Sunday, September 12, 2010

How Did We Do: Labland Biotechs Perspective and Our Analysis

Dear readers,

As Apoorva wrote, we were excited about the 80 Kg(176.37 lb) seeds that the farmers collected in Thippalapura. However, when we met our Advisory Board members, Dr. Sudheer Shetty and Dr. Geetaa Singh of Labland Biotechs, they were kind of disappointed. According to their expert opinion, it should have been three times the amount that we got. They expected roughly around 525 lb.

Well, when I thought about this, I knew the reason for this difference. When we visited the villages this time, we saw lots of seeds that were on the plant or on the ground. The farmers have not collected all the seeds. The reason for this is, the conflict of time. The harvest time of tobacco and Jatropha overlaps. If we think about it, we know that their first preference is tobacco, that is their main cash crop. That leaves the seeds on their Jatropha plant unharvested. This is a problem that we anticipated, but not to this degree.

Some of the farmers who were adventurous enough to plant Jatropha on their regular land patch told us how much money they lost because of lack of that patch of land for tobacco cultivation. This is true. Jatropha will not reach its full potential for the first two years and if the farmers replace tobacco with Jatropha, they will lose their income for the first two years. This is the reason we are not asking the farmers to replace the only cash crop. We want this to be a slow transition. We want to give this as an option. It will be up to the farmers to decide after two years.

A Stove Run by Jatropha Oil at Labland Biotechs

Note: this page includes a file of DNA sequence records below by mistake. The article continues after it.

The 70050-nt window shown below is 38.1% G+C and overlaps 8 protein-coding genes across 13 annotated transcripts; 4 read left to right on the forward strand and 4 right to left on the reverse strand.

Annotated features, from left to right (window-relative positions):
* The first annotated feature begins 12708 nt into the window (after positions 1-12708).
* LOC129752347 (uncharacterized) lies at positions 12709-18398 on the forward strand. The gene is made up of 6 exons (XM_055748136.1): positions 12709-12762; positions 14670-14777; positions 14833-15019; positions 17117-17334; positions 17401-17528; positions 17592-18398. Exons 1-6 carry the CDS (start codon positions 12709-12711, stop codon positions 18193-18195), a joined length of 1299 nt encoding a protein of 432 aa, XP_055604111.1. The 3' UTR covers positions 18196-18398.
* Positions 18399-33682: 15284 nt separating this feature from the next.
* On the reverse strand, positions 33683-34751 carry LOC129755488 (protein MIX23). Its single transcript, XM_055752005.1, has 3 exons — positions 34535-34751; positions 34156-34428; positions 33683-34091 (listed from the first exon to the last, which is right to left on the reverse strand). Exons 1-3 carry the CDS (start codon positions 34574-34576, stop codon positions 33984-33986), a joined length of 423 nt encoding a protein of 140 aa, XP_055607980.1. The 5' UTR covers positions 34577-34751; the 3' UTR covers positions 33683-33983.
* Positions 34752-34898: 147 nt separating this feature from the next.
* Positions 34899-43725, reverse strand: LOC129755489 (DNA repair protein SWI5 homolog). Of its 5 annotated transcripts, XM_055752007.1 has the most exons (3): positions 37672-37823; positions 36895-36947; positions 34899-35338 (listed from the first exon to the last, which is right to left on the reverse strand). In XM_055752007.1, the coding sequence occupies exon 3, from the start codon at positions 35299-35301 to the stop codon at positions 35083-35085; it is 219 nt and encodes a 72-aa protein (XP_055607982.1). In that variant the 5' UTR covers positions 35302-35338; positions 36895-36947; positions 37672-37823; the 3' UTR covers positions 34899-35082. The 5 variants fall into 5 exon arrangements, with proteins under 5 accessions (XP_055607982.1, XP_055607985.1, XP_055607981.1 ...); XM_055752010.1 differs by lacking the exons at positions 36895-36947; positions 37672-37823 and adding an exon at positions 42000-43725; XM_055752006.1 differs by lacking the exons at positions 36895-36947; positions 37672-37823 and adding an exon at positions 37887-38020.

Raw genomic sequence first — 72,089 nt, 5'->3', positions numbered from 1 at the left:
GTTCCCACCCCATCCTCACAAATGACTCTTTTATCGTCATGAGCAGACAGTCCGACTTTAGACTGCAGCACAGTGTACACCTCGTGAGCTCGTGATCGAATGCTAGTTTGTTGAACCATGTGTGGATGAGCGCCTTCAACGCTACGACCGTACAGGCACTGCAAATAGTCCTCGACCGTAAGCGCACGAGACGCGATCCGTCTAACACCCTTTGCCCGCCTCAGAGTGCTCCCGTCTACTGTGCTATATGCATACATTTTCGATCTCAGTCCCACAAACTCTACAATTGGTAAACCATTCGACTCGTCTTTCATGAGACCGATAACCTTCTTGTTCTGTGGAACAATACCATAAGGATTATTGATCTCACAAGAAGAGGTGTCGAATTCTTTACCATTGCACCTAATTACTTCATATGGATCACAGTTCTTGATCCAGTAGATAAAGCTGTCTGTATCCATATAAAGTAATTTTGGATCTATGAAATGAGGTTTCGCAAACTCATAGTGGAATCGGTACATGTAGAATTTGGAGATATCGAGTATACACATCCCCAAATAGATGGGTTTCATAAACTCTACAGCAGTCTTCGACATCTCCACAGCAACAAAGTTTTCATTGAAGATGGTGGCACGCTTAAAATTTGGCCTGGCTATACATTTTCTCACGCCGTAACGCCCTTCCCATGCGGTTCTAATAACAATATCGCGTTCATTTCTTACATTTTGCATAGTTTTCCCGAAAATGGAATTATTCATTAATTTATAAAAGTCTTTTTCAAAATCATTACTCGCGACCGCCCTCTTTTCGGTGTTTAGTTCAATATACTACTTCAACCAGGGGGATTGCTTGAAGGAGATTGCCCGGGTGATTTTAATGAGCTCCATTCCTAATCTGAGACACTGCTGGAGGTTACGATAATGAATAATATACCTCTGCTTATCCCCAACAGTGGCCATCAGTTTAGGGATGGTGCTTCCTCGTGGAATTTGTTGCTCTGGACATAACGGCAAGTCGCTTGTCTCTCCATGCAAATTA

However, we need to come up with a way to see to it that the farmers collect the seeds that their Jatropha plants' yield. If both plants are to be harvested at the same time, how can we do this? One of the ways we are thinking is encouraging the other family members like kids to get involved. This is where our Global Call to Youth comes in. As we have involved several rural schools in environmental education and tree planting, an idea hit upon us to see if we can ask them to get involved. This is our plan A for the moment. If any of you have other ideas, we are interested in hearing them. Right now, we're definitely open to suggestions.

Some pictures from the global call to youth!



  1. Hey Adarsha,
    Very honest and thorough analysis. I thought Jatropha cultivators use mechanical harvesting?? Am I wrong? Manual is hard I feel. How about Tobacco? How do farmers harvest Tobacco in Hunsur?
    One more thought. How do farmers perceive Pongamia? Do they like it better than Jatropha? How long does it take to yield? Does Labland cultivate Pongamia?

  2. Hello Guys,
    I am so sorry for not being able to respond to your recent blog posts. I am sure you are mad at me for that. Right now I am busy with the college apps and once I am done, i will be responding to your blog. It is awesome!

  3. Dear Mr Subbanna :

    We love your thought provoking questions .
    There are no mechanical machines that are available in India to harvest either jatropha or tobacco.

    Tobacco growers with small holdings harvest the leaves themselves. Those farmers with large acreage, usually hire help - some all the way from Andhra Pradesh state .

    I have seen some videos on You tube about Jatropha harvesters: here is the link

    Jatropha harvesting may be economical on large scale but in Indian small farmers context it may be impractical .
    Farmers are quite enthusiastic about Pongamia as it provides shade and leaves that are eaten by goats.
    Labland,as for as know,does not have Pongamia.